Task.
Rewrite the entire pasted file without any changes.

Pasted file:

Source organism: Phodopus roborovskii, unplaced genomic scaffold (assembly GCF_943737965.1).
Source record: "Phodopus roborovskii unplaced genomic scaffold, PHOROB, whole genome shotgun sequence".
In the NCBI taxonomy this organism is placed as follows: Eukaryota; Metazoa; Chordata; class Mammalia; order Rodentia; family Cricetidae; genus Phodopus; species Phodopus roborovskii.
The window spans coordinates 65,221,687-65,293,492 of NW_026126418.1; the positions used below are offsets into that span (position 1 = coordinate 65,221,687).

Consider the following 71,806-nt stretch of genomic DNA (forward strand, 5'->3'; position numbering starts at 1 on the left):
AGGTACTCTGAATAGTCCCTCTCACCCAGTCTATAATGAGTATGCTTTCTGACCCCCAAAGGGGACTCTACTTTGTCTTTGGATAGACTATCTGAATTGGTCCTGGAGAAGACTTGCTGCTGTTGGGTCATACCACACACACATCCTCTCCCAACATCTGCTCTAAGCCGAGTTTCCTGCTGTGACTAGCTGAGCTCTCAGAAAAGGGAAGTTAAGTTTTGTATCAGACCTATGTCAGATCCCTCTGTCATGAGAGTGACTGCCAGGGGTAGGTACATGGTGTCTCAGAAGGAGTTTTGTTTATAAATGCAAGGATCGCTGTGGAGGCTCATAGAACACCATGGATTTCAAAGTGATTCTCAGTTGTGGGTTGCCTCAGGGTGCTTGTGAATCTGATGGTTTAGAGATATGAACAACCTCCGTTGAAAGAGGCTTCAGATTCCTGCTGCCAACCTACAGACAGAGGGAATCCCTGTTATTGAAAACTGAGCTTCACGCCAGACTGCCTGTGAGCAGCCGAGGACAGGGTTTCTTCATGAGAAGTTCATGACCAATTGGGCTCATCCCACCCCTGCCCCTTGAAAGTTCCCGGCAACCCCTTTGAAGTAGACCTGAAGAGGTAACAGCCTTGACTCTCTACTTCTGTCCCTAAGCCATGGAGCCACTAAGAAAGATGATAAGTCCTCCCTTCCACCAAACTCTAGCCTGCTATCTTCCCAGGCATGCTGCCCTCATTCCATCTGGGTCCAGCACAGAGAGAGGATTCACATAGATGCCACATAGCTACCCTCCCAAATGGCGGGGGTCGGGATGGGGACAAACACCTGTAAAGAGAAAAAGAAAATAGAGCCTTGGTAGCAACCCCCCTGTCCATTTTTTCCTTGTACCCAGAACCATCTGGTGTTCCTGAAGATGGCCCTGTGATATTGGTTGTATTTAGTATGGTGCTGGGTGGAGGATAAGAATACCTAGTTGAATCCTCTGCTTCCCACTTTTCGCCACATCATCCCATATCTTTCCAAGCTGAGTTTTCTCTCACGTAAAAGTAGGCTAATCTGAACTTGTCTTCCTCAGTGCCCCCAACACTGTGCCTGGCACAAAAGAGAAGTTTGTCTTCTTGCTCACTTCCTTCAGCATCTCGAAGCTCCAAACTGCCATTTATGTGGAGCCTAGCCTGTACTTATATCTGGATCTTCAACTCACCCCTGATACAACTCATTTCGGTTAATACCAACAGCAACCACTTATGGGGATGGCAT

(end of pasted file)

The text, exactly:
Source organism: Phodopus roborovskii, unplaced genomic scaffold (assembly GCF_943737965.1).
Source record: "Phodopus roborovskii unplaced genomic scaffold, PHOROB, whole genome shotgun sequence".
In the NCBI taxonomy this organism is placed as follows: Eukaryota; Metazoa; Chordata; class Mammalia; order Rodentia; family Cricetidae; genus Phodopus; species Phodopus roborovskii.
The window spans coordinates 65,221,687-65,293,492 of NW_026126418.1; the positions used below are offsets into that span (position 1 = coordinate 65,221,687).

Consider the following 71,806-nt stretch of genomic DNA (forward strand, 5'->3'; position numbering starts at 1 on the left):
AGGTACTCTGAATAGTCCCTCTCACCCAGTCTATAATGAGTATGCTTTCTGACCCCCAAAGGGGACTCTACTTTGTCTTTGGATAGACTATCTGAATTGGTCCTGGAGAAGACTTGCTGCTGTTGGGTCATACCACACACACATCCTCTCCCAACATCTGCTCTAAGCCGAGTTTCCTGCTGTGACTAGCTGAGCTCTCAGAAAAGGGAAGTTAAGTTTTGTATCAGACCTATGTCAGATCCCTCTGTCATGAGAGTGACTGCCAGGGGTAGGTACATGGTGTCTCAGAAGGAGTTTTGTTTATAAATGCAAGGATCGCTGTGGAGGCTCATAGAACACCATGGATTTCAAAGTGATTCTCAGTTGTGGGTTGCCTCAGGGTGCTTGTGAATCTGATGGTTTAGAGATATGAACAACCTCCGTTGAAAGAGGCTTCAGATTCCTGCTGCCAACCTACAGACAGAGGGAATCCCTGTTATTGAAAACTGAGCTTCACGCCAGACTGCCTGTGAGCAGCCGAGGACAGGGTTTCTTCATGAGAAGTTCATGACCAATTGGGCTCATCCCACCCCTGCCCCTTGAAAGTTCCCGGCAACCCCTTTGAAGTAGACCTGAAGAGGTAACAGCCTTGACTCTCTACTTCTGTCCCTAAGCCATGGAGCCACTAAGAAAGATGATAAGTCCTCCCTTCCACCAAACTCTAGCCTGCTATCTTCCCAGGCATGCTGCCCTCATTCCATCTGGGTCCAGCACAGAGAGAGGATTCACATAGATGCCACATAGCTACCCTCCCAAATGGCGGGGGTCGGGATGGGGACAAACACCTGTAAAGAGAAAAAGAAAATAGAGCCTTGGTAGCAACCCCCCTGTCCATTTTTTCCTTGTACCCAGAACCATCTGGTGTTCCTGAAGATGGCCCTGTGATATTGGTTGTATTTAGTATGGTGCTGGGTGGAGGATAAGAATACCTAGTTGAATCCTCTGCTTCCCACTTTTCGCCACATCATCCCATATCTTTCCAAGCTGAGTTTTCTCTCACGTAAAAGTAGGCTAATCTGAACTTGTCTTCCTCAGTGCCCCCAACACTGTGCCTGGCACAAAAGAGAAGTTTGTCTTCTTGCTCACTTCCTTCAGCATCTCGAAGCTCCAAACTGCCATTTATGTGGAGCCTAGCCTGTACTTATATCTGGATCTTCAACTCACCCCTGATACAACTCATTTCGGTTAATACCAACAGCAACCACTTATGGGGATGGCAT